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New plan to reduce deaths from liver disease in Wales unveiled

A consultation on a new plan to reduce the number of people who die each year from liver disease in Wales has been launched by Deputy Health Minister Vaughan Gething.

Deaths in Wales from chronic liver disease have more than doubled in the last 20 years. Obesity, alcohol misuse and blood borne viral hepatitis are contributing to the development of liver disease in Wales. But cases of liver disease as a result of these three causes are almost entirely preventable.

The draft 'Together For Health – Liver Disease Delivery Plan',  one of the set of national service delivery plans, is about how the Welsh Government and NHS Wales will develop and improve services for people with liver disease in Wales.

The draft plan sets out the Welsh Government’s expectations for NHS Wales and its partners in delivering high-quality care, ensuring patients have the right care at the right time, delivering efficiency and effectiveness, tackling variation in access and reducing inequalities.

It provides the guidance and standards NHS Wales will need to follow to ensure patients receive excellent care, whether through prevention, timely diagnosis, appropriate treatment or continuing support.

This draft delivery plan outlines a vision where:

  • The rise in liver mortality and potential years of life lost due to liver disease is halted;
  • National policy and strategy makes healthy choices easy, particularly for those at greatest risk of developing liver disease, from childhood to adult life;
  • People are aware of the risk factors which contribute towards liver disease and take appropriate action to minimise their risk;
  • Early detection leads to early treatment and improvement of outcomes for patients with liver disease in Wales;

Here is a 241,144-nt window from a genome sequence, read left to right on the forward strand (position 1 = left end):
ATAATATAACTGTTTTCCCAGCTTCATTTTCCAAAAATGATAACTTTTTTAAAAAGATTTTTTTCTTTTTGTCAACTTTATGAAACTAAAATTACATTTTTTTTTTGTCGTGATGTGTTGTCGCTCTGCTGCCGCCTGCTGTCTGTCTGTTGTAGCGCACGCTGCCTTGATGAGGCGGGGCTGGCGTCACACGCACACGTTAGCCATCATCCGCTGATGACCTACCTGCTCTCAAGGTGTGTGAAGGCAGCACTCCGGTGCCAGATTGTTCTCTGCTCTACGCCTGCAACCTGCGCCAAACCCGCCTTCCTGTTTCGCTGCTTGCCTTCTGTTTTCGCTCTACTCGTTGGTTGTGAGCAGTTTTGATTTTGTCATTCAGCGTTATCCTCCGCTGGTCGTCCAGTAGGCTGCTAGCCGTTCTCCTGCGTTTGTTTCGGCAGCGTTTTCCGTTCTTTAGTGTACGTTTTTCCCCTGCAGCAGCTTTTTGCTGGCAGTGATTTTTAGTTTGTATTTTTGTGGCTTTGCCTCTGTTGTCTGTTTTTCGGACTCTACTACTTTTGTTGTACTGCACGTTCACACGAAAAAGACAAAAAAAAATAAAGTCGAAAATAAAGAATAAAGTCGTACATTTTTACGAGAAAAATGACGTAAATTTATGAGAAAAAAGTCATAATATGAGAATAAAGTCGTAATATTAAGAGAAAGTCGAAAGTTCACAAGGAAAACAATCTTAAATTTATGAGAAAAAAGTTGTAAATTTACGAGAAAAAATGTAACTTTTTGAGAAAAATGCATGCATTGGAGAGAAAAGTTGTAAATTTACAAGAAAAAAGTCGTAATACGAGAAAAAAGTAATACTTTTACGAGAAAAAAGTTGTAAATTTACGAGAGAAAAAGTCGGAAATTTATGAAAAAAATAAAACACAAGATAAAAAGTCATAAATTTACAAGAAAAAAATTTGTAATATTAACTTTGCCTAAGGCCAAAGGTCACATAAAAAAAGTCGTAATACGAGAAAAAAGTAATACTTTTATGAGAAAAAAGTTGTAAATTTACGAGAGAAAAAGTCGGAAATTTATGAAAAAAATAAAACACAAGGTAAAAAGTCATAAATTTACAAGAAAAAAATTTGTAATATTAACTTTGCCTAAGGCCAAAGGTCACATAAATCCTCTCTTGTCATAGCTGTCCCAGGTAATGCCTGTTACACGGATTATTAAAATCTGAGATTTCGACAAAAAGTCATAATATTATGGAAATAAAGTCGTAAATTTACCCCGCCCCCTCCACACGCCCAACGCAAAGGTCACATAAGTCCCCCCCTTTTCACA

• There are effective care pathways for patients with liver disease with multi-disciplinary input, including primary, secondary and community services at each stage where appropriate;
  • Patients have a voice in determining the shape of services for people with liver disease;
  • The NHS in Wales actively collaborates and engages in research related to liver disease;
  • Clinical leadership and engagement helps drive down the number of people developing liver disease and the number dying from it.

Mr Gething said:

“As with a number of other health conditions, the way we lead our lives has an impact on whether we will develop liver disease.  Excessive alcohol consumption continues to be the biggest cause of liver disease in Wales.  

“The Welsh Government will continue to take action to help positively influence people’s lifestyles. As outlined in the recent Public Health White Paper, we are exploring legislating to curb excessive alcohol consumption by introducing a 50p minimum unit price for alcohol.

“At the same time we want to help people be aware of these risks in their own lives and encourage people to take responsibility for their actions and shaping their own health.  

“The prudent healthcare approach means that we all have to be jointly involved in minimising avoidable harm. By paying better and more careful attention to our own health, we can often avoid causing damage.

“This consultation is an opportunity for everyone affected to express their views.  Informed by this, the final plan will be published in April 2015.  

"I look forward to seeing the improvements this plan will help us realise over time.”


Channel website: https://www.icaew.com

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